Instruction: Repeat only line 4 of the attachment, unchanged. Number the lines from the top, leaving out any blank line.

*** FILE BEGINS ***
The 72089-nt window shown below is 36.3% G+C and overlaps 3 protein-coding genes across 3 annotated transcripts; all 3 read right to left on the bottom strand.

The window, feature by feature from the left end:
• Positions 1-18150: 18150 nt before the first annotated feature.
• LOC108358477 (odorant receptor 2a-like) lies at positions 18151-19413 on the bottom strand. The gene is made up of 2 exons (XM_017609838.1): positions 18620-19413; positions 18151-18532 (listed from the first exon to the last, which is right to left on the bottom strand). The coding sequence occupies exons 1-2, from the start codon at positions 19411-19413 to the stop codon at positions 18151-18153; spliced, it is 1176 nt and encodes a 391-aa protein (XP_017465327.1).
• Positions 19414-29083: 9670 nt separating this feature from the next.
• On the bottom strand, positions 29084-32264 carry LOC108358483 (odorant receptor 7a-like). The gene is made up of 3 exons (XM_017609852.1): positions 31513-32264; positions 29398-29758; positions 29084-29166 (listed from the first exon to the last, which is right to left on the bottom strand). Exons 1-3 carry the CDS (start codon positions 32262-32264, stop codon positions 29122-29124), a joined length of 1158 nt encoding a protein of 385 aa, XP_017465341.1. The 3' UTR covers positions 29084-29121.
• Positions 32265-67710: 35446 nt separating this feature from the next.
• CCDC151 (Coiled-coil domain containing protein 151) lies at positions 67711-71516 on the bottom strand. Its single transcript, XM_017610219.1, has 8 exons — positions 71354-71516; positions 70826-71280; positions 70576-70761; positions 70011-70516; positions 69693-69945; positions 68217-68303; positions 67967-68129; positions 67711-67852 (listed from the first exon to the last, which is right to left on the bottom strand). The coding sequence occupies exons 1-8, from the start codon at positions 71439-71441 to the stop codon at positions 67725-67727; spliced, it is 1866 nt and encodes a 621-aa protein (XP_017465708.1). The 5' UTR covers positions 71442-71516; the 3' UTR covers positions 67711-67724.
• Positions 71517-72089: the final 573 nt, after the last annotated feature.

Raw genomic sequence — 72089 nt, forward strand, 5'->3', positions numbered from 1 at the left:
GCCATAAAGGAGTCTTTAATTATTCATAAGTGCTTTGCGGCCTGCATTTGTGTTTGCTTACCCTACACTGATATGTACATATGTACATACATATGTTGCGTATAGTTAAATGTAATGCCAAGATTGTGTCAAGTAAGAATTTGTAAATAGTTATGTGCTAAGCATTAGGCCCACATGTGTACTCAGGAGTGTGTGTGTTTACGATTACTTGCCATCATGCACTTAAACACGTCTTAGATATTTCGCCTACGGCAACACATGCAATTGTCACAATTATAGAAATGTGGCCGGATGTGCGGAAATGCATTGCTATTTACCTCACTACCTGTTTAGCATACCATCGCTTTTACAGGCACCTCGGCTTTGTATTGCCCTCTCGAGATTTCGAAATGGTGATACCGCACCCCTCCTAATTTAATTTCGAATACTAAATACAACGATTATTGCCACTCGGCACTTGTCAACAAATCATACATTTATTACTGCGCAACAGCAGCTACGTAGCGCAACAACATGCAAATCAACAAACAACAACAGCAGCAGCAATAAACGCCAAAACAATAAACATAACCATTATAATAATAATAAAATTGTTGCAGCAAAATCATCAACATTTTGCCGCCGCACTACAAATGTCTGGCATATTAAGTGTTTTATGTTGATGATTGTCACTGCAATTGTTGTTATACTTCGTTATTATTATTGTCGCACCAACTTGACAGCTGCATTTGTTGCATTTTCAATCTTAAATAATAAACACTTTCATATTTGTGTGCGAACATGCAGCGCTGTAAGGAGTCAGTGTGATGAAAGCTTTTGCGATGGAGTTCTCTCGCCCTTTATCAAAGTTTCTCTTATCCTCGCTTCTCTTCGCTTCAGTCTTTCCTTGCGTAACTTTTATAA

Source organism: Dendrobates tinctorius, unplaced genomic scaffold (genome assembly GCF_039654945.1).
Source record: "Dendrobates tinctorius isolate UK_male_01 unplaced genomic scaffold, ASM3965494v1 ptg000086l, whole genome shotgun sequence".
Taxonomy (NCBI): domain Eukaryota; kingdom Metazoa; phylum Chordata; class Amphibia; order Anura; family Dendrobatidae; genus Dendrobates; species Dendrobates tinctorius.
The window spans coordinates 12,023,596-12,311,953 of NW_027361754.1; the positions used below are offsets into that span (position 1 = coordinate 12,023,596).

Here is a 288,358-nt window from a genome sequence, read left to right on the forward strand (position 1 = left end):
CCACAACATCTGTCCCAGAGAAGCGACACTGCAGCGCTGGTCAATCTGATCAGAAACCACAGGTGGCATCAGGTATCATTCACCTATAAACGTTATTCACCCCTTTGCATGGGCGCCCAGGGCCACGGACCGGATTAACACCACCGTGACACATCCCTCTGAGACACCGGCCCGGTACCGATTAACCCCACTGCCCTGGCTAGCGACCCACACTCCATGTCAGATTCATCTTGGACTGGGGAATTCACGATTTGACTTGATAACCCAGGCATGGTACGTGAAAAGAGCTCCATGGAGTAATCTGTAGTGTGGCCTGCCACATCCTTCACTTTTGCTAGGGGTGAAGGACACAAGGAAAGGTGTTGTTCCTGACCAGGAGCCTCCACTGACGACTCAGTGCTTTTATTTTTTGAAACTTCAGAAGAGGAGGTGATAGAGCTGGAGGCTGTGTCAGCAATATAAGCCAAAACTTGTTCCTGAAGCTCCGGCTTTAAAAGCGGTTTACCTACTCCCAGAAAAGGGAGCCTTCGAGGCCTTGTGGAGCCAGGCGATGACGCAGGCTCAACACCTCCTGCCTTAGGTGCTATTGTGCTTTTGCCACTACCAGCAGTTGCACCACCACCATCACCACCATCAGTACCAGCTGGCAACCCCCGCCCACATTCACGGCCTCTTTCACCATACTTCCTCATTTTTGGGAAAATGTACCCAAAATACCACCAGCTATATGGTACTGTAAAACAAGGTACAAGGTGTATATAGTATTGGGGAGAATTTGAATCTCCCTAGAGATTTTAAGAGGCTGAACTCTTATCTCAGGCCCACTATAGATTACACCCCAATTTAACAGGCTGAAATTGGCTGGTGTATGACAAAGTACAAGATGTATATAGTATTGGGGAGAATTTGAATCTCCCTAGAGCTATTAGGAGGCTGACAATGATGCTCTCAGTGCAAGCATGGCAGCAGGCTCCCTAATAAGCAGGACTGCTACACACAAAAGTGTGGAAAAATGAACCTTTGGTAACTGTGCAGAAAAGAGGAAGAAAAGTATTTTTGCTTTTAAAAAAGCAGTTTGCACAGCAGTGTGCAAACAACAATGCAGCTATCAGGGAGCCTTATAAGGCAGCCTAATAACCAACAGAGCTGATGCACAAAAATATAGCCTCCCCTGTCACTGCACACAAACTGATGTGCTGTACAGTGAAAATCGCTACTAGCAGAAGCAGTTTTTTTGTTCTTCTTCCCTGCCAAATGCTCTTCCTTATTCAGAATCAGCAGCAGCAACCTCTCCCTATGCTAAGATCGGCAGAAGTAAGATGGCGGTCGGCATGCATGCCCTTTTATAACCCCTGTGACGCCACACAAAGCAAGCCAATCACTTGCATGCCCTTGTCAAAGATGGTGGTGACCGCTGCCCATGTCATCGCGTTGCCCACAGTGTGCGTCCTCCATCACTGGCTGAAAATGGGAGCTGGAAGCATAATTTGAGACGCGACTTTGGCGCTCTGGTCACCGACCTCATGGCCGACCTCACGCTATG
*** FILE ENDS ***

• LOC108358477 (odorant receptor 2a-like) lies at positions 18151-19413 on the bottom strand. The gene is made up of 2 exons (XM_017609838.1): positions 18620-19413; positions 18151-18532 (listed from the first exon to the last, which is right to left on the bottom strand). The coding sequence occupies exons 1-2, from the start codon at positions 19411-19413 to the stop codon at positions 18151-18153; spliced, it is 1176 nt and encodes a 391-aa protein (XP_017465327.1).